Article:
New White Paper from Express: Barriers Between People and Jobs

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Express Employment Professionals releases a new white paper on barriers to employment.

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In a growing economy, it can be easy to forget about those who are unemployed. Like everyone, they want to work, but there are barriers that stand between them and a regular paycheck. - Bob Funk, CEO of Express

Express Employment Professionals released a new white paper today exploring seven key barriers getting in the way of workers who want jobs.

America has plenty of job openings. Yet there are 6.6 million unemployed Americans and 5.1 million more who say they want a job but are not actively looking anymore. With the official unemployment rate reaching new lows, headlines often hide the struggles of millions of families who still feel like they’re down and out because they cannot secure a good job. In so many of these circumstances, something is standing in their way.

The new white paper, entitled “Battle of the Barriers,” explores seven of these common barriers:

1.    Transportation
2.    Child care
3.    Elder care
4.    Job training
5.    Drug use and drug testing
6.    Criminal record
7.    Communications issues

Drawing on the real-world experiences of Express office owners and original surveys, the paper discusses why these barriers persist, even in a time of high employment, and who is most likely to be affected.

Deb Gray, an Express owner in the Pittsburgh area, estimates that when an applicant turns down a job, about half the time, it is due to transportation issues.

Ronnie Morris, an Express owner in western Tennessee, reports he’s beginning to see a trend in men “not taking jobs or losing jobs due to child care issues,” which in the past, had usually been an issue mainly for women.

Reid Bates, an owner of multiple offices in Washington State, expects elder care demands to continue increasing as baby boomers retire.

Though some barriers are almost insurmountable, there are solutions. The paper explores areas where local, state and federal governments can take action, how companies and communities are taking it upon themselves to make a difference and the importance of personal responsibility.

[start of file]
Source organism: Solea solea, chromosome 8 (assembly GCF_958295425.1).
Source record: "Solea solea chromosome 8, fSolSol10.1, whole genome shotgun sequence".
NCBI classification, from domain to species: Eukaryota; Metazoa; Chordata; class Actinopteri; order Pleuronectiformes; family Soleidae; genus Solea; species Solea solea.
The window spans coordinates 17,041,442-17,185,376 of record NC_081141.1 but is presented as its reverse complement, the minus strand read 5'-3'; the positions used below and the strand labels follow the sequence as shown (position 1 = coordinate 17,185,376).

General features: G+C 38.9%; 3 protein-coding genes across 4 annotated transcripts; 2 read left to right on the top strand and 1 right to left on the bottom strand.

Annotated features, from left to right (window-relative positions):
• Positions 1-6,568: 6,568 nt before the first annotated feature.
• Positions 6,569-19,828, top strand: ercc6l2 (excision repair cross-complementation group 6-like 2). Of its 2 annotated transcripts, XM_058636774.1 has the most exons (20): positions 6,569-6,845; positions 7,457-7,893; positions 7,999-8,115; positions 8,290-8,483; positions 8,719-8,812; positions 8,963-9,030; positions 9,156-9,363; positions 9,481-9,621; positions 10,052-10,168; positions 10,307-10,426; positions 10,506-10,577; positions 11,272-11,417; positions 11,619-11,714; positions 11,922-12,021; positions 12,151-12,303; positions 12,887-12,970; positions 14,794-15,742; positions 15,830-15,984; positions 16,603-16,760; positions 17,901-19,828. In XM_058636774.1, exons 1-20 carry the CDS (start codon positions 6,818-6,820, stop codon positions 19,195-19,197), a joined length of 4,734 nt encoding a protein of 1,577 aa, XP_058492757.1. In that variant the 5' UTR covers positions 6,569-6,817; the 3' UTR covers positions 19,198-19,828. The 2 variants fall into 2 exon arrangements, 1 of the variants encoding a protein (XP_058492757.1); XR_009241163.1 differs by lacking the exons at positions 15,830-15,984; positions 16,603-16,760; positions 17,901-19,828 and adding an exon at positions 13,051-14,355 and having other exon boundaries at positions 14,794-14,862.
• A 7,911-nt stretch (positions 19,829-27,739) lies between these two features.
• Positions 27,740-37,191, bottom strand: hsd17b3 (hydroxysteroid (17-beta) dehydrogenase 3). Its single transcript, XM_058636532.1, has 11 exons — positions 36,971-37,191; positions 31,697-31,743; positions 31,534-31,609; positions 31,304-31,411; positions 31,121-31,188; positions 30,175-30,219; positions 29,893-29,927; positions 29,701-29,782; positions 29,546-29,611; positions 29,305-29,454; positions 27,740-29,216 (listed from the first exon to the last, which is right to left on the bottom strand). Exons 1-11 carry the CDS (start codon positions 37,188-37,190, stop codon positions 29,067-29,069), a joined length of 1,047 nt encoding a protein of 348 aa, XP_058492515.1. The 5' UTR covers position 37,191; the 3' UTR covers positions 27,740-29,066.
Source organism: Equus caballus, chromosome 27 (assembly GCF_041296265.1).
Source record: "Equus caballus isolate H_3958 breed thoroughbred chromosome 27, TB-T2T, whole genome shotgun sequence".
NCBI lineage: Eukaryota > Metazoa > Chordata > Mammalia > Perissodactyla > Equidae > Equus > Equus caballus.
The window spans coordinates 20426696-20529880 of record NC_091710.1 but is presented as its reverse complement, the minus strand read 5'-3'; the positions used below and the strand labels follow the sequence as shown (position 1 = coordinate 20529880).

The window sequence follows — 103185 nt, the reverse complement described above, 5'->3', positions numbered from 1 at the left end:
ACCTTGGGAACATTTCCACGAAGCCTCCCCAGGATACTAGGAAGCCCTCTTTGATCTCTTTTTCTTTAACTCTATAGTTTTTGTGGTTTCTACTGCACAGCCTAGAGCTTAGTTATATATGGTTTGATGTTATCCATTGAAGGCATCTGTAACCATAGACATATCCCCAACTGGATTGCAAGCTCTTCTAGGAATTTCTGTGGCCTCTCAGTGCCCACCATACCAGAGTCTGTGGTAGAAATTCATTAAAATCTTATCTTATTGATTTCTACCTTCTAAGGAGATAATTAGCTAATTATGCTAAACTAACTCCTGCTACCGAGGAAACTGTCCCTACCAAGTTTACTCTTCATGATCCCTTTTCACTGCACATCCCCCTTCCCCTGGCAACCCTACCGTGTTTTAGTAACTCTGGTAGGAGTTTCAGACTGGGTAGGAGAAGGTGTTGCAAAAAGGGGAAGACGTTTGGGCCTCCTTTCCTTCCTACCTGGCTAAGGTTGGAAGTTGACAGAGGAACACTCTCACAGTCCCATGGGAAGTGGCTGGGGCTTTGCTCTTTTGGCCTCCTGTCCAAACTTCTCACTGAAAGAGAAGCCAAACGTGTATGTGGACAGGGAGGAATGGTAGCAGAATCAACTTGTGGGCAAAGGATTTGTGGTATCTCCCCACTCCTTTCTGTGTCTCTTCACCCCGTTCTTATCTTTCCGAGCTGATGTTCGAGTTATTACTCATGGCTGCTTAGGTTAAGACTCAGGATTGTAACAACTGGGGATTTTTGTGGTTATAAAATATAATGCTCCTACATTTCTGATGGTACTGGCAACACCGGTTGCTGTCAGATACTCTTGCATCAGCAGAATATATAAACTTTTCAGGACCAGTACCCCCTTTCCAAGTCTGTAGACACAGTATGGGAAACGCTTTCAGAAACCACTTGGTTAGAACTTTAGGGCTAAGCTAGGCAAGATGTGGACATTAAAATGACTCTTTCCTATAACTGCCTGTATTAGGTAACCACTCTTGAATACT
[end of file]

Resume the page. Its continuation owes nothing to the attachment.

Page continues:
“In a growing economy, it can be easy to forget about those who are unemployed. People can be too quick to assume that with jobs available, anyone who doesn’t have a job doesn’t want one,” said Bob Funk, CEO of Express, and a former chairman of the Federal Reserve Bank of Kansas City. “Like everyone, they want to work, but there are barriers that stand between them and a regular paycheck.”

If you would like to arrange an interview with Bob Funk to discuss this topic, please contact Sheena Karami, Director of Corporate Communications and PR, at (405) 717-5966.

About Robert A. Funk
Robert A. “Bob” Funk is chairman and chief executive officer of Express Employment Professionals. Headquartered in Oklahoma City, the international staffing company has more than 800 franchises in the U.S., Canada and South Africa. Under his leadership, Express has put more than 6 million people to work worldwide. Funk served as Chairman of the Conference of Chairmen of the Federal Reserve and was also the Chairman of the Federal Reserve Bank of Kansas City.

About Express Employment Professionals
Express Employment Professionals puts people to work. It generated $3.4 billion in sales and employed a record 540,000 people in 2017. Its long-term goal is to put a million people to work annually. For more information, visit ExpressPros.com.

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Sheena Karami
Express Employment Professionals
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